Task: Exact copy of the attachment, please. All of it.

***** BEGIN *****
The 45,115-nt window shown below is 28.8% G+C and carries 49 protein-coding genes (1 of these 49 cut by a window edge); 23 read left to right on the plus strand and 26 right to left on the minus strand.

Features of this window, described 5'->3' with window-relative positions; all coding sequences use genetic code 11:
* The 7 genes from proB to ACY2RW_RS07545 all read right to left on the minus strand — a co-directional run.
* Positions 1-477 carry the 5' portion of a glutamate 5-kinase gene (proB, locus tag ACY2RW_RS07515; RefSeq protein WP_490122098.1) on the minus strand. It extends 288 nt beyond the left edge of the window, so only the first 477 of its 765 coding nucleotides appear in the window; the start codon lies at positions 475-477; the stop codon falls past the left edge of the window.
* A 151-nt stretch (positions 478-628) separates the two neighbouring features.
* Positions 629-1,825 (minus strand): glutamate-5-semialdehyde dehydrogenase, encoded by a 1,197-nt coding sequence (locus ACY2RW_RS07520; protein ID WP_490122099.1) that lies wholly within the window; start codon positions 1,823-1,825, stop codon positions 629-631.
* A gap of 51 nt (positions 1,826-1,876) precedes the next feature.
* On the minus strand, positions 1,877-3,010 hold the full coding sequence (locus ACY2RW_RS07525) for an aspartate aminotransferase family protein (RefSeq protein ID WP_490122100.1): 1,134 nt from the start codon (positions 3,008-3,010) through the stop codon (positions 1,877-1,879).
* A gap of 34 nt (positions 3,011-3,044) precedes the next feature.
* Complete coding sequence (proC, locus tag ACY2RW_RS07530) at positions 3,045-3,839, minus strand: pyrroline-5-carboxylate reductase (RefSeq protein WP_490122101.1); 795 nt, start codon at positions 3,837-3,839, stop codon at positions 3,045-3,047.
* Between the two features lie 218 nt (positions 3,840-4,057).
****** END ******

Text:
The 45,115-nt window shown below is 28.8% G+C and carries 49 protein-coding genes (1 of these 49 cut by a window edge); 23 read left to right on the plus strand and 26 right to left on the minus strand.

Features of this window, described 5'->3' with window-relative positions; all coding sequences use genetic code 11:
* The 7 genes from proB to ACY2RW_RS07545 all read right to left on the minus strand — a co-directional run.
* Positions 1-477 carry the 5' portion of a glutamate 5-kinase gene (proB, locus tag ACY2RW_RS07515; RefSeq protein WP_490122098.1) on the minus strand. It extends 288 nt beyond the left edge of the window, so only the first 477 of its 765 coding nucleotides appear in the window; the start codon lies at positions 475-477; the stop codon falls past the left edge of the window.
* A 151-nt stretch (positions 478-628) separates the two neighbouring features.
* Positions 629-1,825 (minus strand): glutamate-5-semialdehyde dehydrogenase, encoded by a 1,197-nt coding sequence (locus ACY2RW_RS07520; protein ID WP_490122099.1) that lies wholly within the window; start codon positions 1,823-1,825, stop codon positions 629-631.
* A gap of 51 nt (positions 1,826-1,876) precedes the next feature.
* On the minus strand, positions 1,877-3,010 hold the full coding sequence (locus ACY2RW_RS07525) for an aspartate aminotransferase family protein (RefSeq protein ID WP_490122100.1): 1,134 nt from the start codon (positions 3,008-3,010) through the stop codon (positions 1,877-1,879).
* A gap of 34 nt (positions 3,011-3,044) precedes the next feature.
* Complete coding sequence (proC, locus tag ACY2RW_RS07530) at positions 3,045-3,839, minus strand: pyrroline-5-carboxylate reductase (RefSeq protein WP_490122101.1); 795 nt, start codon at positions 3,837-3,839, stop codon at positions 3,045-3,047.
* Between the two features lie 218 nt (positions 3,840-4,057).